Kargil hero runs last lap with Victory Flame in Jammu and Kashmir

Major Singh, commissioned into the Indian Army in December 1997 after graduating from the IMA, was barely 25 years old at the time of the Kargil war.

Published: 26th July 2019 02:49 PM  |   Last Updated: 26th July 2019 02:58 PM   |  A+A-

Major Devender Pal Singh

Major Devender Pal Singh (Photo | PTI)


NEW DELHI: Kargil hero Major Devender Pal Singh, who was left with an amputated leg after the conflict, ran the last lap with the Victory Flame in Drass sector of Jammu and Kashmir on Friday on the occasion of Vijay Diwas.

Major Singh was the target of a Pakistani mortar bomb during the Kargil war. The flame he carried was flagged off by Home Minister Rajnath Singh from Delhi on July 14.

Major Singh, commissioned into the Indian Army in December 1997 after graduating from the Indian Military Academy, was barely 25 years old at the time of the Kargil war when Pakistani troops and militants stealthily captured strategic heights on the border.

Notwithstanding the permanent disabilities suffered in combat, Major Singh, known as the 'bladerunner' in the Army, has run 26 half marathons and a full marathon since then.

Major Singh was with the 7 Dogra Regiment and had joined the unit in May 1999 at a time when hostilities were escalating between India and Pakistan over intrusions across the border. His unit had moved to the Line of Control (LoC) in Akhnoor area in July.

ALSO READ: PM Modi pays tributes to soldiers on 20th anniversary of Kargil war, shares pictures of J-K visit in 1999

Speaking to IANS from Drass on Friday, Major Singh vividly recalled the incidents on July 15, 1999, the day he was injured.

"I was commanding a post near the LoC where there was regular interaction with the enemy with weapons. There were 30 soldiers under my command. On July 13, there was a lull in firing from the enemy. Two days later, the firing resumed. Two mortar bombs were fired as if they were specifically targeted at me when I was outside a bunker. The first bomb went past me missing me narrowly. The second landed right next to me," said Singh.

None of the other soldiers in Singh's unit were injured. He found himself in a hospital in Akhnoor when he regained senses. Doctors at the hospital had declared him dead upon arrival.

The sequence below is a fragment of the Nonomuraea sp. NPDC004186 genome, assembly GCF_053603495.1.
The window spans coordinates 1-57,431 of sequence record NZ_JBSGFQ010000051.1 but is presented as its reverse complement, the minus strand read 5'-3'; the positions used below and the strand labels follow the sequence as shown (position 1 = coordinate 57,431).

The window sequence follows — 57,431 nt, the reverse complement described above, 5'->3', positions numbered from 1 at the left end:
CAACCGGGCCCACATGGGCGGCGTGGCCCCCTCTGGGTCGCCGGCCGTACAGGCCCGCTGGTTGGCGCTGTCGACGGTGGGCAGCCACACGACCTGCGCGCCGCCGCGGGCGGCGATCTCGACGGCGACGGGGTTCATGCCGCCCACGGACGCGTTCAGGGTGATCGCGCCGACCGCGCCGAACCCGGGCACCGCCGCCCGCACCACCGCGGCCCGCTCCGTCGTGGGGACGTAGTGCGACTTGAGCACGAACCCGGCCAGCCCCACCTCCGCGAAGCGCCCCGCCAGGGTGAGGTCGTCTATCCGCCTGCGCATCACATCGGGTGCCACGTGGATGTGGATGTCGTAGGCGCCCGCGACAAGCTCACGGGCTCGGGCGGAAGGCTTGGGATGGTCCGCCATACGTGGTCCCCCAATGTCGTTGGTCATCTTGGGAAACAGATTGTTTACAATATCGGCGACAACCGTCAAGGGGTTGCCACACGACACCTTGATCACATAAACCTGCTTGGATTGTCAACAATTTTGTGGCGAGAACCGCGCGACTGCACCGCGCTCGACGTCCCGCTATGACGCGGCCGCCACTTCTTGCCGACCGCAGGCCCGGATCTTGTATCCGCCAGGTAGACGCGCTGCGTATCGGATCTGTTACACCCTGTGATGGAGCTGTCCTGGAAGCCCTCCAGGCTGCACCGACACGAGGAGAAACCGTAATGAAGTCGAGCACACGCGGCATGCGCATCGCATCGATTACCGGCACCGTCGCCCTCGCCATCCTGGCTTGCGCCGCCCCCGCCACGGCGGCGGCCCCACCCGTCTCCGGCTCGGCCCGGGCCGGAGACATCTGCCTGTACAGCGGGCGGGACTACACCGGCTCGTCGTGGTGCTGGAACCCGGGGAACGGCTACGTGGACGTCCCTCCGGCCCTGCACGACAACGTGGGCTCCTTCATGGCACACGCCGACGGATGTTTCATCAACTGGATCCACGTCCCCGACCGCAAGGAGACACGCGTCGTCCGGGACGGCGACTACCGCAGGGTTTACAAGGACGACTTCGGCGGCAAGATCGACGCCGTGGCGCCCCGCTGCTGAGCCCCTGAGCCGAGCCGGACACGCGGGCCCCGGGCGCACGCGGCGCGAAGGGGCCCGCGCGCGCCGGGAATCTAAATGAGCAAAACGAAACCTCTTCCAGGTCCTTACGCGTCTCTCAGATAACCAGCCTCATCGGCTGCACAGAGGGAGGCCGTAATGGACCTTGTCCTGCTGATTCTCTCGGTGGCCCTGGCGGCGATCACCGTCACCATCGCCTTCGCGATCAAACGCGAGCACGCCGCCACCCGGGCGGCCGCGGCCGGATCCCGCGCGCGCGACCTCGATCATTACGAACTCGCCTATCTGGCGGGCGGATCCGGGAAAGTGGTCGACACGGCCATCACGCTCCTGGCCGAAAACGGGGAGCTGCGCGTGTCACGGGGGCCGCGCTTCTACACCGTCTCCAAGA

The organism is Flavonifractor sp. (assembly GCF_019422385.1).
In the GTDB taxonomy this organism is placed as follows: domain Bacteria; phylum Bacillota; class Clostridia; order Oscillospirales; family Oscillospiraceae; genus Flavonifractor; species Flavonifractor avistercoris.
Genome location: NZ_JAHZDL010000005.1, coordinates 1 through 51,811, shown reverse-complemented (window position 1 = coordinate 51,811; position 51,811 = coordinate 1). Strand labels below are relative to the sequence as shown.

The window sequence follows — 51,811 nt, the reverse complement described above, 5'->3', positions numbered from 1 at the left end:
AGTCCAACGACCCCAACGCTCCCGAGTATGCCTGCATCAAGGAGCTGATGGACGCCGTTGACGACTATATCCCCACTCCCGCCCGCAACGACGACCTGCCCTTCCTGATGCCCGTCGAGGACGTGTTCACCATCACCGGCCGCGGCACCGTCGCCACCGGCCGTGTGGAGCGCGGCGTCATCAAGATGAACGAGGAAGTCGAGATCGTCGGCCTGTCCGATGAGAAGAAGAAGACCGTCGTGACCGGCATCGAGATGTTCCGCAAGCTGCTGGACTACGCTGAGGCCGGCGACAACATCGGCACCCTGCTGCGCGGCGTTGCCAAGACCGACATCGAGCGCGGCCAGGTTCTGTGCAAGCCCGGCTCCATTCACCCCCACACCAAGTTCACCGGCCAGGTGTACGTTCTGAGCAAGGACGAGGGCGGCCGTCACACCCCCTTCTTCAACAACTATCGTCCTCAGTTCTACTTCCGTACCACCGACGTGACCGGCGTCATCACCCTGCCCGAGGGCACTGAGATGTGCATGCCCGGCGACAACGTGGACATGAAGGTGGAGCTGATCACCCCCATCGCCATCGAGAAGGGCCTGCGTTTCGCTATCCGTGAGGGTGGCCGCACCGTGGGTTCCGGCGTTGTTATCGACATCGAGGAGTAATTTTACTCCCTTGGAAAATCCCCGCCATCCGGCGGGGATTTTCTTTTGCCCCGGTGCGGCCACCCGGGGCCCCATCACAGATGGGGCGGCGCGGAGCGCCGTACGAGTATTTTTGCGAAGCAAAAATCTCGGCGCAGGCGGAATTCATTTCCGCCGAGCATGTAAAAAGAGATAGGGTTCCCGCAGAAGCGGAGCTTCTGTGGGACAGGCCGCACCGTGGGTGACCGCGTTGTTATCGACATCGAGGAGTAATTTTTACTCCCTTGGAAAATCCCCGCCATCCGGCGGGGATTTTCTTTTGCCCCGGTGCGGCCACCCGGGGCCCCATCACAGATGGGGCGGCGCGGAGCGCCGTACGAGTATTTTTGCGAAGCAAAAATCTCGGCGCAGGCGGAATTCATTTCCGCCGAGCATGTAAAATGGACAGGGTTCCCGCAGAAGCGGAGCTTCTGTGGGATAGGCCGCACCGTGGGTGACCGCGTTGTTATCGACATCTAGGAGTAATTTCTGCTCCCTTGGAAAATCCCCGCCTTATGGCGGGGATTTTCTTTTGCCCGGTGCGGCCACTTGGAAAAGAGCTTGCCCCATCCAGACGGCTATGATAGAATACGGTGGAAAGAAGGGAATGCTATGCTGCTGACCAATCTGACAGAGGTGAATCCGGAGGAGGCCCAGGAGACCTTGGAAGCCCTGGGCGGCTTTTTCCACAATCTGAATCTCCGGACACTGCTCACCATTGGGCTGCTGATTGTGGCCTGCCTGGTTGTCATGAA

"However, an anaesthesiologist refused to give up on me. He alone revived me. I couldn't even get to know the name of this doctor who saved my life. I managed to track him 20 years later after a fervent search and got to talk to him only 15 days ago. This doctor, Colonel Rajinder Singh, is now based in California after retirement," he said.

Major Singh was hospitalized for nearly one year during which he underwent a series of surgeries. His right leg from knee onwards was amputated, he suffered partial hearing loss in both his ears and his intestines were partially removed.

He has left knee derangement and a total of over 50 shrapnel are still lodged in various parts of his body.

In 2009, Major Singh became the first amputee marathon runner of India. Two years later, the Indian Army provided him with a blade prosthetic, the first one imported into the country, in order to help him pursue his dreams.

Major Singh has run three of his long-distance races in high-altitude Leh at an elevation of around 11,500 feet.

Recently, he has taken to skydiving. He is a free-lance motivational speaker based in Gurgaon and runs an organisation called 'The Challenging One' in which he enables amputees from various walks of life to lead active life. His graphic novel, "Grit: The Major Story", is set to be released this August.

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